Attorneys General skittish about moving LNG by rail

Written by David C. Lester, Managing Editor
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David C. Lester

WJZ 13 CBS Baltimore is reporting that fifteen states are opposed to the proposed shipment of LNG (liquified natural gas, or methane) by rail, and are making their position known through their respective attorneys general. Washington, D.C. and Maryland are included in these states. RT&S filed two reports on this issue in December. You can read the first one here and the second one here.

The group of attorneys general prepared a letter to the U.S. Department of Transportation yesterday, saying that the movement of LNG by rail is “alarming,” and that the danger of moving this commodity by rail is being underestimated by private and public safety officials.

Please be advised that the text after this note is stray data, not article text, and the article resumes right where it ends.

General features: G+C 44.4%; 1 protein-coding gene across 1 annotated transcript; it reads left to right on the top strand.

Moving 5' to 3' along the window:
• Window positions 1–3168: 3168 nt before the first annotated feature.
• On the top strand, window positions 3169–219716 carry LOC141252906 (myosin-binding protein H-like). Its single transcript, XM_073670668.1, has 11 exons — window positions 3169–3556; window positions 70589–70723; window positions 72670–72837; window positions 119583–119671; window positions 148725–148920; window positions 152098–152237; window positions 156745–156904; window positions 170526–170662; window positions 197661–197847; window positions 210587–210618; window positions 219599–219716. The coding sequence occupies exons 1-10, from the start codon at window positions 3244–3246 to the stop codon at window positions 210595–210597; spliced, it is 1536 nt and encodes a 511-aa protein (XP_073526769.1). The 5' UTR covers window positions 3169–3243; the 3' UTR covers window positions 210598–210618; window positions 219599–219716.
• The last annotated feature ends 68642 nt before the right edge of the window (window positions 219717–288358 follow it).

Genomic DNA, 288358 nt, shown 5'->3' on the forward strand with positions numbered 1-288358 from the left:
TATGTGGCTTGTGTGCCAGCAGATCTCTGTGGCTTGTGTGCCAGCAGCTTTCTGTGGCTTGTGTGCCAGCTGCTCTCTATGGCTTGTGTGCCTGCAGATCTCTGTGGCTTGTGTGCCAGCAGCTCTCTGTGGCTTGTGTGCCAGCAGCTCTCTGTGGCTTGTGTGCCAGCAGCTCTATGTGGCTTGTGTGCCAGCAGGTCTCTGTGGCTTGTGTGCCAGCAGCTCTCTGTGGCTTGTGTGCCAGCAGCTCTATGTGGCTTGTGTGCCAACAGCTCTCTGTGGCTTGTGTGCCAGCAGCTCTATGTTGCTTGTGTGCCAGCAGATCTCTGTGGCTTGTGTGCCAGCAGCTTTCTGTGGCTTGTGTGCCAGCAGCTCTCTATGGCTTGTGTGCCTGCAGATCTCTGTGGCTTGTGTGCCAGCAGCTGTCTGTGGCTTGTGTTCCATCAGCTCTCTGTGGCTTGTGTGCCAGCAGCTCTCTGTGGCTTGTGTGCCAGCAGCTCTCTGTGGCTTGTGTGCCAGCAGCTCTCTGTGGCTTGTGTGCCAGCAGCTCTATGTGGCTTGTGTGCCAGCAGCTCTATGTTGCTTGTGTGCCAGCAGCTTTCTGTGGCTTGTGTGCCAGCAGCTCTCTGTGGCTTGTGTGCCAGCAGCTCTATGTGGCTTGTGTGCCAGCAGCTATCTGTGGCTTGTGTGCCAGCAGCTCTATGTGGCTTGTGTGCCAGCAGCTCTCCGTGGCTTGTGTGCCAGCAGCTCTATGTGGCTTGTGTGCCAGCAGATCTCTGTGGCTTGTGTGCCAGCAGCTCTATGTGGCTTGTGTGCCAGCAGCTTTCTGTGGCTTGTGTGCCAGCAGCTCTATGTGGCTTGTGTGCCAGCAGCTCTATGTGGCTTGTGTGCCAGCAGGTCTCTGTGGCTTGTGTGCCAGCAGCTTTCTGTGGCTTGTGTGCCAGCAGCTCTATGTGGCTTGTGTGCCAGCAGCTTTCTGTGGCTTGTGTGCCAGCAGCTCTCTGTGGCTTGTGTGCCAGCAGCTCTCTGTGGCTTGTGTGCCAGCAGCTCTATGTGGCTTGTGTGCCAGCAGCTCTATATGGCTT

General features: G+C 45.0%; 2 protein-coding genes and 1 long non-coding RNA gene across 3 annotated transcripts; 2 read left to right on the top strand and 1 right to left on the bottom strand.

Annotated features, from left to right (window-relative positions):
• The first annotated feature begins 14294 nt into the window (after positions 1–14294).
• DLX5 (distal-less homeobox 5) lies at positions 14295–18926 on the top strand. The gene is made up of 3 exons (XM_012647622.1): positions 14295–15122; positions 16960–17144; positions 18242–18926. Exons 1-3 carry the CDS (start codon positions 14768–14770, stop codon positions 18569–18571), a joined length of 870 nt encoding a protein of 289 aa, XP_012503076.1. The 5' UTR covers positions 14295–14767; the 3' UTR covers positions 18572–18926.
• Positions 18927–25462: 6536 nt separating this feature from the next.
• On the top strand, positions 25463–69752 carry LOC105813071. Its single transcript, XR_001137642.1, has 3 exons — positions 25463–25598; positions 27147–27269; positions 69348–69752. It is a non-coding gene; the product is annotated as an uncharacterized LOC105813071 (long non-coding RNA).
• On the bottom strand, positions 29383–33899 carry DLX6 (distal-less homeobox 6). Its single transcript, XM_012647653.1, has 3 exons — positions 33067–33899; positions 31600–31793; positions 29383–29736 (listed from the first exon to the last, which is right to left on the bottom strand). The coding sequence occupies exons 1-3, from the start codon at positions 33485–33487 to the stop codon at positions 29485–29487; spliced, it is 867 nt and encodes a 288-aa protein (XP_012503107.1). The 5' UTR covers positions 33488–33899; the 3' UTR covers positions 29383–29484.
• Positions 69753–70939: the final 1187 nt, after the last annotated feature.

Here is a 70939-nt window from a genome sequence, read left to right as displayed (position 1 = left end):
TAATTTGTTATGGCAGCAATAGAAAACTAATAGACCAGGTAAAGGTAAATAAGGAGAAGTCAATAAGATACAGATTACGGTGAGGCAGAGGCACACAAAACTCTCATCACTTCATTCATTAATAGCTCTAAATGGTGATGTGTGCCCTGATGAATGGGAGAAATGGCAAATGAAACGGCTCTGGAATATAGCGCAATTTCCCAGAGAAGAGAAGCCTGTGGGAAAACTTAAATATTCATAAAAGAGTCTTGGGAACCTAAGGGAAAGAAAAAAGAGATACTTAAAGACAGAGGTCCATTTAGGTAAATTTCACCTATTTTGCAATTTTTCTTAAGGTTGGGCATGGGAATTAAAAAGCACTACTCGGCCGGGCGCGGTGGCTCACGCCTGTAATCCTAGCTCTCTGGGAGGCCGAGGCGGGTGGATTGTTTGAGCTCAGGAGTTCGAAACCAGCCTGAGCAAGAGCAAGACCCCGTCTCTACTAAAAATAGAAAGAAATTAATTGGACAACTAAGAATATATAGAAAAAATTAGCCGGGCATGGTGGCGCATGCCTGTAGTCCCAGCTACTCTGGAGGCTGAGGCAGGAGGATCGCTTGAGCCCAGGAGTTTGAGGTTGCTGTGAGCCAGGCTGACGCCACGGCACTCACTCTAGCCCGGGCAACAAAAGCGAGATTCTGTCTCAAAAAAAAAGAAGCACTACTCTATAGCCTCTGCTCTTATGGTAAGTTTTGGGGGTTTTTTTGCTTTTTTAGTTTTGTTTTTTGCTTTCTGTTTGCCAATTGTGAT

The attorneys general also said “Proceeding with the Proposed Rule would put the States’ residents, first responders and environmental resources at greater risk of catastrophic accidents, a dynamic which (the Pipeline and Hazardous Material Safety Administration) has failed to adequately analyze just as it has failed to consider the environmental and climate impacts of allowing LNG to be shipped in rail tank cars.”

While those in favor of shipping LNG by rail say that the commodity movements via highway have proven to be safe, Maryland Attorney General Brian Frosh said “Here in Maryland, we need only remember the Howard Street Tunnel Fire of 2001 to know that sending hazardous materials along our rail lines can have catastrophic consequences. LNG is dangerous, and the Trump administration has failed to provide for the safety of our people and our environment.”

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Categories: Class 1, Freight, Railroad News, Safety/Training, Shortline/Regional
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